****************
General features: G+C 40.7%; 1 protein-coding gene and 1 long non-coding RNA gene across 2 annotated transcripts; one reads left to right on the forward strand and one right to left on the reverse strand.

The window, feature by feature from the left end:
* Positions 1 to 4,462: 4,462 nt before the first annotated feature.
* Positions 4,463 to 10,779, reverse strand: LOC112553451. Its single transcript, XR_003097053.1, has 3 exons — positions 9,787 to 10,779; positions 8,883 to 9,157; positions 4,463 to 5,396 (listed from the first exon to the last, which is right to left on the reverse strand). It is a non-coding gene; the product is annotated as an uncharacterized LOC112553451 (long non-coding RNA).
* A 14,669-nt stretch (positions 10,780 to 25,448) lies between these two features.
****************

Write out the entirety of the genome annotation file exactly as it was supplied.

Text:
General features: G+C 40.7%; 1 protein-coding gene and 1 long non-coding RNA gene across 2 annotated transcripts; one reads left to right on the forward strand and one right to left on the reverse strand.

The window, feature by feature from the left end:
* Positions 1 to 4,462: 4,462 nt before the first annotated feature.
* Positions 4,463 to 10,779, reverse strand: LOC112553451. Its single transcript, XR_003097053.1, has 3 exons — positions 9,787 to 10,779; positions 8,883 to 9,157; positions 4,463 to 5,396 (listed from the first exon to the last, which is right to left on the reverse strand). It is a non-coding gene; the product is annotated as an uncharacterized LOC112553451 (long non-coding RNA).
* A 14,669-nt stretch (positions 10,780 to 25,448) lies between these two features.